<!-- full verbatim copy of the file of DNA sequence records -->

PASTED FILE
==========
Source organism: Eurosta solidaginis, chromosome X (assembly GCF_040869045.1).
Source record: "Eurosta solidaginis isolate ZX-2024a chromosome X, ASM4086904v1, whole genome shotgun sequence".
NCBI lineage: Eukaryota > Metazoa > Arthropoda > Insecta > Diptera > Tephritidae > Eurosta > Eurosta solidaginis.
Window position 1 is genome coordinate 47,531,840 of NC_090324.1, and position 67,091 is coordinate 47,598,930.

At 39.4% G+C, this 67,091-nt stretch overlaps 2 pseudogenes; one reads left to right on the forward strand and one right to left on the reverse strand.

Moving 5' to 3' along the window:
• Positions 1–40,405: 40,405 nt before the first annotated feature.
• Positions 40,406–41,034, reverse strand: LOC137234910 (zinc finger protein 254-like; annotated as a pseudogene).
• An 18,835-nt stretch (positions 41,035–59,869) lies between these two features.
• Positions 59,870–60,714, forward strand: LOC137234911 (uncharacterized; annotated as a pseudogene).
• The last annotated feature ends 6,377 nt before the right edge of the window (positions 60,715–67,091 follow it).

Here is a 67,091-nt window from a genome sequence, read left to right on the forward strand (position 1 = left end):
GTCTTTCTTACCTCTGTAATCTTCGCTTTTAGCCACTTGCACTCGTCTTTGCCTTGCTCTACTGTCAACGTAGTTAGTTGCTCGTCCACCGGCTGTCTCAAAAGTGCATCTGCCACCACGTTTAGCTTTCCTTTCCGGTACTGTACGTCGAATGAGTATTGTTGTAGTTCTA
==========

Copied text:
Source organism: Eurosta solidaginis, chromosome X (assembly GCF_040869045.1).
Source record: "Eurosta solidaginis isolate ZX-2024a chromosome X, ASM4086904v1, whole genome shotgun sequence".
NCBI lineage: Eukaryota > Metazoa > Arthropoda > Insecta > Diptera > Tephritidae > Eurosta > Eurosta solidaginis.
Window position 1 is genome coordinate 47,531,840 of NC_090324.1, and position 67,091 is coordinate 47,598,930.

At 39.4% G+C, this 67,091-nt stretch overlaps 2 pseudogenes; one reads left to right on the forward strand and one right to left on the reverse strand.

Moving 5' to 3' along the window:
• Positions 1–40,405: 40,405 nt before the first annotated feature.
• Positions 40,406–41,034, reverse strand: LOC137234910 (zinc finger protein 254-like; annotated as a pseudogene).
• An 18,835-nt stretch (positions 41,035–59,869) lies between these two features.
• Positions 59,870–60,714, forward strand: LOC137234911 (uncharacterized; annotated as a pseudogene).
• The last annotated feature ends 6,377 nt before the right edge of the window (positions 60,715–67,091 follow it).

Here is a 67,091-nt window from a genome sequence, read left to right on the forward strand (position 1 = left end):
GTCTTTCTTACCTCTGTAATCTTCGCTTTTAGCCACTTGCACTCGTCTTTGCCTTGCTCTACTGTCAACGTAGTTAGTTGCTCGTCCACCGGCTGTCTCAAAAGTGCATCTGCCACCACGTTTAGCTTTCCTTTCCGGTACTGTACGTCGAATGAGTATTGTTGTAGTTCTA